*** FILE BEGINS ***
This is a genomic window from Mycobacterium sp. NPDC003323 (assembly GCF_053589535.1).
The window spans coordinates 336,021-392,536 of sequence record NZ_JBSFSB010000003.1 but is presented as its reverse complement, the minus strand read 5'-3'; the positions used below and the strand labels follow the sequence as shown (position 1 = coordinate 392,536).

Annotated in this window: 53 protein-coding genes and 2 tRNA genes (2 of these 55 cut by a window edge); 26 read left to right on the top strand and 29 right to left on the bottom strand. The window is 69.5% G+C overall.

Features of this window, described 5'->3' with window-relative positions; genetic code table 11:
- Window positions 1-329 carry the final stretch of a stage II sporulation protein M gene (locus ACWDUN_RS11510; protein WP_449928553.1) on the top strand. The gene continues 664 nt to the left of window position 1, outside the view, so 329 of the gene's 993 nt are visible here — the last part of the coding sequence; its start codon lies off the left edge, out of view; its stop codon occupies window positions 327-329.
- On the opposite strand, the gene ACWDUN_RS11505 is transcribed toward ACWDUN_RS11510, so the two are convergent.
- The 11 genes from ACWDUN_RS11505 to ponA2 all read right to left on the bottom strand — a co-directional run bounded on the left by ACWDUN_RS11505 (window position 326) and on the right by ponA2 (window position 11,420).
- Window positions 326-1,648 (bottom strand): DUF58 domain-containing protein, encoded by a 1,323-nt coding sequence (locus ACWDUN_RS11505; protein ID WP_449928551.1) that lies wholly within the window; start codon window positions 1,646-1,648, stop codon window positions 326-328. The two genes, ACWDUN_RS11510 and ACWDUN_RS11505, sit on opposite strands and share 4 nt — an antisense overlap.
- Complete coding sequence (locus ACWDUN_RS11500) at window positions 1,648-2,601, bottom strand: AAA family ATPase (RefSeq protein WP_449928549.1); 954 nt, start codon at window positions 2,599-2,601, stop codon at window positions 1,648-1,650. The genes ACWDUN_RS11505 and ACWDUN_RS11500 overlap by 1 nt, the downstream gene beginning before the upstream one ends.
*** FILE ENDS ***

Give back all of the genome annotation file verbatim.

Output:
This is a genomic window from Mycobacterium sp. NPDC003323 (assembly GCF_053589535.1).
The window spans coordinates 336,021-392,536 of sequence record NZ_JBSFSB010000003.1 but is presented as its reverse complement, the minus strand read 5'-3'; the positions used below and the strand labels follow the sequence as shown (position 1 = coordinate 392,536).

Annotated in this window: 53 protein-coding genes and 2 tRNA genes (2 of these 55 cut by a window edge); 26 read left to right on the top strand and 29 right to left on the bottom strand. The window is 69.5% G+C overall.

Features of this window, described 5'->3' with window-relative positions; genetic code table 11:
- Window positions 1-329 carry the final stretch of a stage II sporulation protein M gene (locus ACWDUN_RS11510; protein WP_449928553.1) on the top strand. The gene continues 664 nt to the left of window position 1, outside the view, so 329 of the gene's 993 nt are visible here — the last part of the coding sequence; its start codon lies off the left edge, out of view; its stop codon occupies window positions 327-329.
- On the opposite strand, the gene ACWDUN_RS11505 is transcribed toward ACWDUN_RS11510, so the two are convergent.
- The 11 genes from ACWDUN_RS11505 to ponA2 all read right to left on the bottom strand — a co-directional run bounded on the left by ACWDUN_RS11505 (window position 326) and on the right by ponA2 (window position 11,420).
- Window positions 326-1,648 (bottom strand): DUF58 domain-containing protein, encoded by a 1,323-nt coding sequence (locus ACWDUN_RS11505; protein ID WP_449928551.1) that lies wholly within the window; start codon window positions 1,646-1,648, stop codon window positions 326-328. The two genes, ACWDUN_RS11510 and ACWDUN_RS11505, sit on opposite strands and share 4 nt — an antisense overlap.
- Complete coding sequence (locus ACWDUN_RS11500) at window positions 1,648-2,601, bottom strand: AAA family ATPase (RefSeq protein WP_449928549.1); 954 nt, start codon at window positions 2,599-2,601, stop codon at window positions 1,648-1,650. The genes ACWDUN_RS11505 and ACWDUN_RS11500 overlap by 1 nt, the downstream gene beginning before the upstream one ends.